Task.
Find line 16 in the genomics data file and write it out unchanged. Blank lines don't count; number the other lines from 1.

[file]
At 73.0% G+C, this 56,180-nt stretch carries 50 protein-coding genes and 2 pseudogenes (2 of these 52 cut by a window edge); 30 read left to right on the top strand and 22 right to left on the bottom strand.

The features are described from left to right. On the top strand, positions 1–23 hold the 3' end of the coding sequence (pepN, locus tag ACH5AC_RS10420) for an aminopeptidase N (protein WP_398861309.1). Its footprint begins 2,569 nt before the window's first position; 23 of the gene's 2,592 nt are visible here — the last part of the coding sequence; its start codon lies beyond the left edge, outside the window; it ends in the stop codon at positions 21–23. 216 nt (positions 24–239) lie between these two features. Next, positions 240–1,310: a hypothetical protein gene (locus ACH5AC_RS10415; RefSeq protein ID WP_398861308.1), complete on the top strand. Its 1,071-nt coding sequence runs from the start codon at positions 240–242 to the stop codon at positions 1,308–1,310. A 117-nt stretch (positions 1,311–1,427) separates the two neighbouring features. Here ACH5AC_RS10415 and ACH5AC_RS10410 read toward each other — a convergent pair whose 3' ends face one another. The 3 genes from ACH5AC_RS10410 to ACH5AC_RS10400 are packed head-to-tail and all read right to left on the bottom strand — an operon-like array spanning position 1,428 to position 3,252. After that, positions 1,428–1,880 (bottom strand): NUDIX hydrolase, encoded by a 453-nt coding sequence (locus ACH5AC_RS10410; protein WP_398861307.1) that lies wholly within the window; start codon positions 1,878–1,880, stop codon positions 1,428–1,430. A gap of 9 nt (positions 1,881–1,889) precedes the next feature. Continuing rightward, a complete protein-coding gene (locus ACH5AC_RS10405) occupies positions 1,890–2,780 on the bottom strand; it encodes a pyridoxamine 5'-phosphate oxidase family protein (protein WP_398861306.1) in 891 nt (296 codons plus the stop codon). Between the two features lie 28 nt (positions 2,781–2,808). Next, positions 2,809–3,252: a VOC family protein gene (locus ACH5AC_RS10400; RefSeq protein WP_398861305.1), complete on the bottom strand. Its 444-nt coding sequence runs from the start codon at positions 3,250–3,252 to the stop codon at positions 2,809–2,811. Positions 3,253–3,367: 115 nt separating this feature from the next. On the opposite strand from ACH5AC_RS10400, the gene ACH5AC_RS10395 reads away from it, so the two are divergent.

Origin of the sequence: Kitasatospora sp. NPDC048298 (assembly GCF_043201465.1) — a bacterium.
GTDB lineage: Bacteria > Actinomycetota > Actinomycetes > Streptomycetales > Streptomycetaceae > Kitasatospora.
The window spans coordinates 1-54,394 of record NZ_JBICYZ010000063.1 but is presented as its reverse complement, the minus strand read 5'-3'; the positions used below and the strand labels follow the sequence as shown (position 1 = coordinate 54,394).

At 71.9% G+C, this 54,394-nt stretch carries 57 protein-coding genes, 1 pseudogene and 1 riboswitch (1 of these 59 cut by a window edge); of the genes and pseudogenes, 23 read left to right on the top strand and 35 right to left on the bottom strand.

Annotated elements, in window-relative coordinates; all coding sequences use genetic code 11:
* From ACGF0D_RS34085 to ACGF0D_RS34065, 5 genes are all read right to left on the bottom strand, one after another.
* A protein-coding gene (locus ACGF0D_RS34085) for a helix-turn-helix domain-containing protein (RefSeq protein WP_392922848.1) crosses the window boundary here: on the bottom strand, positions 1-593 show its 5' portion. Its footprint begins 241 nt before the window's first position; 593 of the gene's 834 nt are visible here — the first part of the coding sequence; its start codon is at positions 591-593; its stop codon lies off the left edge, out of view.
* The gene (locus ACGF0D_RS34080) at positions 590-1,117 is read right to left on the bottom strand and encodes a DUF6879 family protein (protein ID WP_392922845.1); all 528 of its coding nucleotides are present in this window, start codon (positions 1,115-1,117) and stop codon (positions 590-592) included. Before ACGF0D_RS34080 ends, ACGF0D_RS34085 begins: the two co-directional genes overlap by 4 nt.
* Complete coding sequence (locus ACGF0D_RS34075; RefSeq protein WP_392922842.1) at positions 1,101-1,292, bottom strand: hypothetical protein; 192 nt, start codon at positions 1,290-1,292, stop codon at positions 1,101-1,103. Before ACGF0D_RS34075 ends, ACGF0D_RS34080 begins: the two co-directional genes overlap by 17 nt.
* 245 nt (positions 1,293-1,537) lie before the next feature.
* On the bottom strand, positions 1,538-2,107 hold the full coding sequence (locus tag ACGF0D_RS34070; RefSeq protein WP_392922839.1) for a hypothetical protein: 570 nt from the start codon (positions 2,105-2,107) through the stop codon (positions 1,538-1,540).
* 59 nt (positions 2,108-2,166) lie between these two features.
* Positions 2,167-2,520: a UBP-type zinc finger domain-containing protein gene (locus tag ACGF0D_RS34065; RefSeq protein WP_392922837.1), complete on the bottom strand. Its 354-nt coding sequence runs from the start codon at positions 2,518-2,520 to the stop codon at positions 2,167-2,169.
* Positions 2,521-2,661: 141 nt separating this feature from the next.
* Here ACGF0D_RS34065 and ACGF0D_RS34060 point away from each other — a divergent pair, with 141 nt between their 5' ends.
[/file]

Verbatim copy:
* Positions 2,521-2,661: 141 nt separating this feature from the next.